The Court opened this case as an action brought by a state prisoner pursuant to 42 U.S.C. § 1983. This appears to have been in error. When using this Court's standard civil rights complaint form to file the original complaint, Plaintiff did not indicate whether he was filing the action as: (1) a civil rights complaint brought by a state prisoner pursuant to 42 U.S.C. § 1983; (2) a civil rights complaint brought by a federal prisoner pursuant to 28 U.S.C. § 1331; or (3) a civil complaint brought pursuant to the Federal Tort Claims Act ("FTCA"), 28 U.S.C. §§ 1346, 2671-2680. He included no mailing address when asked to do so on the first page of the form (Doc. 1, p. 1). However, the final page of the complaint lists the Federal Correctional Institution in Pekin, Illinois ("FCI-Pekin"), as Plaintiff's address. Plaintiff's motion for leave to proceed in forma pauperis (Doc. 2) lists the same address. Likewise, Plaintiff's first amended complaint (Doc. 20) indicates that Plaintiff is filing the action as a federal prisoner pursuant to 28 U.S.C. § 1331. If Plaintiff was, in fact, in federal custody on the date he commenced this action, the case is governed by Bivens and not Section 1983.

If he elects to file a second amended complaint, Plaintiff should clearly indicate whether he was in state custody or federal custody on July 1, 2013.

3. Arrestee, Pretrial Detainee, or Prisoner

Finally, the Court cannot discern whether Plaintiff was an arrestee, pretrial detainee, or prisoner at the time he was denied medical treatment for his broken jaw. Although Plaintiff has no duty to plead legal theories in his complaint, see Alioto v. Town of Lisbon, 651 F.3d 715, 721 (7th Cir. 2011), he does have an obligation to plead enough facts to put each party on notice of the claims brought against him or her and to demonstrate that he is entitled to relief. See FED. R. CIV. P. 8(a). Plaintiff's claims arise from a broken jaw that Plaintiff sustained at St. Clair County Jail. Plaintiff does not list the date of his injury or the dates he was denied medical care. He also does not explain whether he was at St. Clair County Jail as a result of an arrest, pretrial detention, or following a conviction. This distinction is legally significant. Different legal standards govern claims brought by an arrestee (Fourth Amendment), pretrial detainee (Fourteenth Amendment), and prisoner (Eighth Amendment).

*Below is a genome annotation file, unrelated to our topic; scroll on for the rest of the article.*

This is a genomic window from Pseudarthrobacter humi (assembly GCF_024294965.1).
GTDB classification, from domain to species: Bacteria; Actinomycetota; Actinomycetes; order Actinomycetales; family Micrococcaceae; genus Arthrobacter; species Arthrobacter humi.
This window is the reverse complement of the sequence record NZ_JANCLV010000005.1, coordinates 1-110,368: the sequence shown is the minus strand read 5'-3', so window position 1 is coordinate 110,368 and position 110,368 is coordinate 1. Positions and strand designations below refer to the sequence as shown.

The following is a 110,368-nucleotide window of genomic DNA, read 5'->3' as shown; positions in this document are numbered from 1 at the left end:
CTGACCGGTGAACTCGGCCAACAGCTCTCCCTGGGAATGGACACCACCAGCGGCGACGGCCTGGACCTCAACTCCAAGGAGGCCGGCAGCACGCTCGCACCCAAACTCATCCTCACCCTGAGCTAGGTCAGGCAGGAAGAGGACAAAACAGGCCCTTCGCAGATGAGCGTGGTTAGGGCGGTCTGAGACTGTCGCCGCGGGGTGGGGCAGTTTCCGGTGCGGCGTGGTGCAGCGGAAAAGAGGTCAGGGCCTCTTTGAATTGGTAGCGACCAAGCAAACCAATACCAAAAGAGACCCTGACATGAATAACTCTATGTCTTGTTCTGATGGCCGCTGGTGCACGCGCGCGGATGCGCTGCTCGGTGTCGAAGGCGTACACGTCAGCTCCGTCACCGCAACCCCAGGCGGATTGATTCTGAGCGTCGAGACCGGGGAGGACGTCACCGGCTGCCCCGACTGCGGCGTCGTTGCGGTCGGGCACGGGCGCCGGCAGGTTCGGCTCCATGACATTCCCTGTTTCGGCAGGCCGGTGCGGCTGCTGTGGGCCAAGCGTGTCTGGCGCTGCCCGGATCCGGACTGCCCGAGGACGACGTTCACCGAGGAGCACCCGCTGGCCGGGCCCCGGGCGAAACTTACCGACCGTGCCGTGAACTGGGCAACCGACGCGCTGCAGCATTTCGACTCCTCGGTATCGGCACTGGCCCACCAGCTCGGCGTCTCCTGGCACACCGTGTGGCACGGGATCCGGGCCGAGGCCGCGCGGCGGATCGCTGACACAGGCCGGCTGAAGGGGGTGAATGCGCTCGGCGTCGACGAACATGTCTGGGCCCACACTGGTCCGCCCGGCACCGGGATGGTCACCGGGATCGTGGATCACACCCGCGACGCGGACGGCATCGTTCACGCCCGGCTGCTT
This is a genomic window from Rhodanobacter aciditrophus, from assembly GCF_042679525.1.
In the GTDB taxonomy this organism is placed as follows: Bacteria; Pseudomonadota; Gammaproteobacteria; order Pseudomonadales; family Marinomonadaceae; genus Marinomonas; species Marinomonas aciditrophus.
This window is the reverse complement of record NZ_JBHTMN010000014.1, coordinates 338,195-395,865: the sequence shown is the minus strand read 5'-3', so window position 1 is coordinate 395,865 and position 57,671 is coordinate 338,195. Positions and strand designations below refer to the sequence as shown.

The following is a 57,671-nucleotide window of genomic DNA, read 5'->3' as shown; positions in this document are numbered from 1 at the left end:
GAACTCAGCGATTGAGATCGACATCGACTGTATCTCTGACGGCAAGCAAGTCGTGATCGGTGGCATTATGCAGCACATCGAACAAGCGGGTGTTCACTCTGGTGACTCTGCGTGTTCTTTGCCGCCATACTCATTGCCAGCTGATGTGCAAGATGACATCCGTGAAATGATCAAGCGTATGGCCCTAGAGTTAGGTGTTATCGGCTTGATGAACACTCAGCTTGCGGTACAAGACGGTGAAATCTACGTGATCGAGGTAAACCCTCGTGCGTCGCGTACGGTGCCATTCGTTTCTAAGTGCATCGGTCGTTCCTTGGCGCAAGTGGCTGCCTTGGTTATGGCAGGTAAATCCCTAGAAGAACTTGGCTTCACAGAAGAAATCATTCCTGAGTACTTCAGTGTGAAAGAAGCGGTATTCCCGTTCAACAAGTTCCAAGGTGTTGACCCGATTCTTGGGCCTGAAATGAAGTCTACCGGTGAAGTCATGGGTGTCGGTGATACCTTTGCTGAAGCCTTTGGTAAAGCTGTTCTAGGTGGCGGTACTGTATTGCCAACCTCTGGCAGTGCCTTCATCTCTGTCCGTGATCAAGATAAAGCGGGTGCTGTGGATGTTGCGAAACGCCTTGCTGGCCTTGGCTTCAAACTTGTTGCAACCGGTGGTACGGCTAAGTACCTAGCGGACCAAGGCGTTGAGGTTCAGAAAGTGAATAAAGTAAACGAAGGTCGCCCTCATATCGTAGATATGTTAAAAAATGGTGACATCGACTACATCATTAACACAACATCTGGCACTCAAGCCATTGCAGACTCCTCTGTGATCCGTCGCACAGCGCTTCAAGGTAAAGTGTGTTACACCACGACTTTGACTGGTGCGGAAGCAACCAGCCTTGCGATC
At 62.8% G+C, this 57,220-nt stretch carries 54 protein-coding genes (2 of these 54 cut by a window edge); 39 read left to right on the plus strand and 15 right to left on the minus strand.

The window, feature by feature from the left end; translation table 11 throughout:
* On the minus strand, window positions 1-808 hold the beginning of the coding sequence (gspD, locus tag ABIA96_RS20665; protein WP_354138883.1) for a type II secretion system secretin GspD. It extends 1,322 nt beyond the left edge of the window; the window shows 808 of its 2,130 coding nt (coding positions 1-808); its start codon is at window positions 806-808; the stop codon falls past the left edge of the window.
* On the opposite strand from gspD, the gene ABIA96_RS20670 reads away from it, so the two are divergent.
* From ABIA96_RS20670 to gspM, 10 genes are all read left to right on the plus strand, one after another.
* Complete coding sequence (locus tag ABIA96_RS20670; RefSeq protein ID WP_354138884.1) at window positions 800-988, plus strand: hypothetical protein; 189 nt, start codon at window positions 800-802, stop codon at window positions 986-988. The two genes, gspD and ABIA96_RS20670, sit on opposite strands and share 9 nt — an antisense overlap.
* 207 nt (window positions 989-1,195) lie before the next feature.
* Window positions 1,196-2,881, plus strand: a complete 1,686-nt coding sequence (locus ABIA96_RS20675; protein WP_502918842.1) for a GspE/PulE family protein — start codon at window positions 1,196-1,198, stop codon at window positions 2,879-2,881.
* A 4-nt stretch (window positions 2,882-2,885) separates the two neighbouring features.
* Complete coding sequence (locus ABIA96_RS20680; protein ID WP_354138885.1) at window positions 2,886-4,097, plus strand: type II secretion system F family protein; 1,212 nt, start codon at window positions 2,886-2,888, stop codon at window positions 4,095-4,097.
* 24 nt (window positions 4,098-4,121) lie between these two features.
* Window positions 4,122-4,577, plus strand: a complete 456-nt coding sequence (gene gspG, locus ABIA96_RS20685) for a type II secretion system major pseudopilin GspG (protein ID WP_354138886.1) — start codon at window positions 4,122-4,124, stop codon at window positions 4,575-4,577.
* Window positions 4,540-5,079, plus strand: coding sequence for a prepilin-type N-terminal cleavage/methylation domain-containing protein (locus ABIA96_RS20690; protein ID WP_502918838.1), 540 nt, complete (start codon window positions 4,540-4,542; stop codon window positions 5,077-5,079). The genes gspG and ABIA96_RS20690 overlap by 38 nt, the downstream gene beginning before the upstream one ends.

The Fourth Amendment "governs the period of confinement between arrest without a warrant and the [probable cause determination]." Currie v. Chhabra, 728 F.3d 626, 629 (7th Cir. 2013) (quoting Villanova v. Abrams, 972 F.2d 792, 797 (7th Cir. 1992)). An "objectively reasonable" standard applies to medical care claims brought by arrestees who have not yet had a probable cause hearing. Id. (citations omitted). The Fourteenth Amendment applies to medical claims brought by a detainee, as opposed to an arrestee or a prisoner. See Weiss v. Cooley, 230 F.3d 1027, 1032 (7th Cir. 2000). Finally, the Eighth Amendment applies to medical claims brought by prisoners. See, e.g., Board v. Farnham, 394 F.3d 469, 478 (7th Cir. 2005) (quoting Henderson v. Sheahan, 196 F.3d 839, 845 n.2 (7th Cir. 1999)).